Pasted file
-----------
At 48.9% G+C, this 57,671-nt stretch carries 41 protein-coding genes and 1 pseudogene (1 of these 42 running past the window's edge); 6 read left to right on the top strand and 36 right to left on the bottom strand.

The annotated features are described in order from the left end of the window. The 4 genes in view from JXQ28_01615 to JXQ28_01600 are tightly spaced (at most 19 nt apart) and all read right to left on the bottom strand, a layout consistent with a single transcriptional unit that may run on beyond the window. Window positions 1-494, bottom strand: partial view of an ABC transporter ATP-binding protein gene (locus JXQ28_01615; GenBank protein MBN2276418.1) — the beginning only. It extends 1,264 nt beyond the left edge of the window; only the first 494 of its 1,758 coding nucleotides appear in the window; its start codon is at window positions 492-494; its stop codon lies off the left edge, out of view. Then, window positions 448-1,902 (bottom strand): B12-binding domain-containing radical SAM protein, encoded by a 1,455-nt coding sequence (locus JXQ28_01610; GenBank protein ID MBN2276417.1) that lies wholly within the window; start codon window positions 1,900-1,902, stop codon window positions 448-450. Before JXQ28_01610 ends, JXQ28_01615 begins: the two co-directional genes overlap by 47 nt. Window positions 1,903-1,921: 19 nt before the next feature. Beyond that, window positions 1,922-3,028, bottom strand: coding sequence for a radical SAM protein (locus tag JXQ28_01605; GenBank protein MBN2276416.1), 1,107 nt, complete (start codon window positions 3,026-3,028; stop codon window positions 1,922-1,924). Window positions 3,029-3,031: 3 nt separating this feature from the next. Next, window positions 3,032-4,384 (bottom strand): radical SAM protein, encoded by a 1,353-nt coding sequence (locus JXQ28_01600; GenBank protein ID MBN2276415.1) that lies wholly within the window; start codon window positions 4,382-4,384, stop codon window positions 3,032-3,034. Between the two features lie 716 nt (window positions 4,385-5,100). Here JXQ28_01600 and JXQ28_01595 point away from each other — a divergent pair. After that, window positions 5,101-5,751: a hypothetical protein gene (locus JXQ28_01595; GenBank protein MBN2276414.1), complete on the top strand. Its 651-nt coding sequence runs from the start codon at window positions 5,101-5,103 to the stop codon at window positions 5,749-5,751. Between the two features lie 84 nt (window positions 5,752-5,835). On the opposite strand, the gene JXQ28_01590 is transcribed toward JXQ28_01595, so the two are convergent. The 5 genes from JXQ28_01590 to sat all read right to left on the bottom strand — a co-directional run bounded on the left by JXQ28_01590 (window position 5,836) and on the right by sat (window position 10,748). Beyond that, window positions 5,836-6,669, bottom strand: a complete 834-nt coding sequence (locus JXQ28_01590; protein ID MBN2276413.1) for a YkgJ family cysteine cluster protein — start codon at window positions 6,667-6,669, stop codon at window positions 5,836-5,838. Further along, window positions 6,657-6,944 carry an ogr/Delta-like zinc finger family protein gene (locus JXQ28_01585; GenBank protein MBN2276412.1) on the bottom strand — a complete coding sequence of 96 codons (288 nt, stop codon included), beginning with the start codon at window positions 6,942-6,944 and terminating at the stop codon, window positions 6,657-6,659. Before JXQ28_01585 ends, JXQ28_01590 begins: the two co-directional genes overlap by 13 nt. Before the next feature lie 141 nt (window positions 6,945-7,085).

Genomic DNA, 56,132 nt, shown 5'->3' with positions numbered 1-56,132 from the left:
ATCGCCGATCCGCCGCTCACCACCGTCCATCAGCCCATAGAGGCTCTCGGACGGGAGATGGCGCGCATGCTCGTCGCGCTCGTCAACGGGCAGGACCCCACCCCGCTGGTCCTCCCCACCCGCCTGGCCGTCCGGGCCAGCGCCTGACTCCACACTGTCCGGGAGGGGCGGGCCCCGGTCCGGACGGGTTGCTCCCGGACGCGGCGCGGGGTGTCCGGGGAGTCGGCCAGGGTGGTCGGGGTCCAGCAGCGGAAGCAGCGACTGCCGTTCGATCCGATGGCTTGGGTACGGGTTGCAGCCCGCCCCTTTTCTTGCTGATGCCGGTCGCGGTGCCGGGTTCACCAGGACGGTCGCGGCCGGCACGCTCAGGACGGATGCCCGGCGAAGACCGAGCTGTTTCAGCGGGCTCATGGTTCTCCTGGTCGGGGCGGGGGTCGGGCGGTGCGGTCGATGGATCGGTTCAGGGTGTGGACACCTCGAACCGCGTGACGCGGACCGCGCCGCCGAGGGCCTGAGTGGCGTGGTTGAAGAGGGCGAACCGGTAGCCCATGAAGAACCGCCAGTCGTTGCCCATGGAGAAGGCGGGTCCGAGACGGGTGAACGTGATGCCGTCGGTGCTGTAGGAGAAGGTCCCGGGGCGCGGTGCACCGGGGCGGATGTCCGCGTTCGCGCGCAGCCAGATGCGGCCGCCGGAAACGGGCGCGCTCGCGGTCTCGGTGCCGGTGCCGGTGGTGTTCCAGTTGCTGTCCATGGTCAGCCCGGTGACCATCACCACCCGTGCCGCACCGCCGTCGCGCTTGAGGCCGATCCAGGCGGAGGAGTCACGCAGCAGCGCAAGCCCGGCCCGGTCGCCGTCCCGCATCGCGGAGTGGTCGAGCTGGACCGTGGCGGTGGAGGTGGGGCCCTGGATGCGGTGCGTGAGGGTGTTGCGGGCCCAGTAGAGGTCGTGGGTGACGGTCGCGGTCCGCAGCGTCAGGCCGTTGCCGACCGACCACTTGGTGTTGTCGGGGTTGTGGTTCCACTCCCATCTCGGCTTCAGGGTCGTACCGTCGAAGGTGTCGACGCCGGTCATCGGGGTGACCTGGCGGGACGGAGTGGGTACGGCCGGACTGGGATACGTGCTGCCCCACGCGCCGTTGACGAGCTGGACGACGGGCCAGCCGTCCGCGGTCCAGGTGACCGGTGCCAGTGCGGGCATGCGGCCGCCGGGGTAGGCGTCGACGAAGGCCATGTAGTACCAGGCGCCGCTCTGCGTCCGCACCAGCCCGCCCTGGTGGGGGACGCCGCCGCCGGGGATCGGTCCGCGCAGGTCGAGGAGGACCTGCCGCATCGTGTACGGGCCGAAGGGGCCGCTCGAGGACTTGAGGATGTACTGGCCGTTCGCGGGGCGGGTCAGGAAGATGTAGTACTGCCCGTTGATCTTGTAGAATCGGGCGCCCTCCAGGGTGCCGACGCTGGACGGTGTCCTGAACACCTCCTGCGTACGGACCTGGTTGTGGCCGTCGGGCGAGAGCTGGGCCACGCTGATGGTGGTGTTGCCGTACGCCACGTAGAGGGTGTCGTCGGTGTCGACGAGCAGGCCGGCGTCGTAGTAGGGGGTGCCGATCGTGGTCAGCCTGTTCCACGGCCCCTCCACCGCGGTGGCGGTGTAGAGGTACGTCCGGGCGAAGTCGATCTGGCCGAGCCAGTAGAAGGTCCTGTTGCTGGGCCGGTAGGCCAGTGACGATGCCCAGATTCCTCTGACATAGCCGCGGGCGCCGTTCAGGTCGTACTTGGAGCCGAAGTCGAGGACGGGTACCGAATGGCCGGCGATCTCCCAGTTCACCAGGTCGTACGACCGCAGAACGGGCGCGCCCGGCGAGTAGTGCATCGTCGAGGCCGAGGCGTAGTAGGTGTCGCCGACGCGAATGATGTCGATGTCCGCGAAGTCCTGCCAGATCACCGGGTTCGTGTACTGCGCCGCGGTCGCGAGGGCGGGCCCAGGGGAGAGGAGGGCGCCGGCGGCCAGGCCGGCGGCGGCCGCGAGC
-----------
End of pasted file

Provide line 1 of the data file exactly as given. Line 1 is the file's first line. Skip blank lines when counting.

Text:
At 48.9% G+C, this 57,671-nt stretch carries 41 protein-coding genes and 1 pseudogene (1 of these 42 running past the window's edge); 6 read left to right on the top strand and 36 right to left on the bottom strand.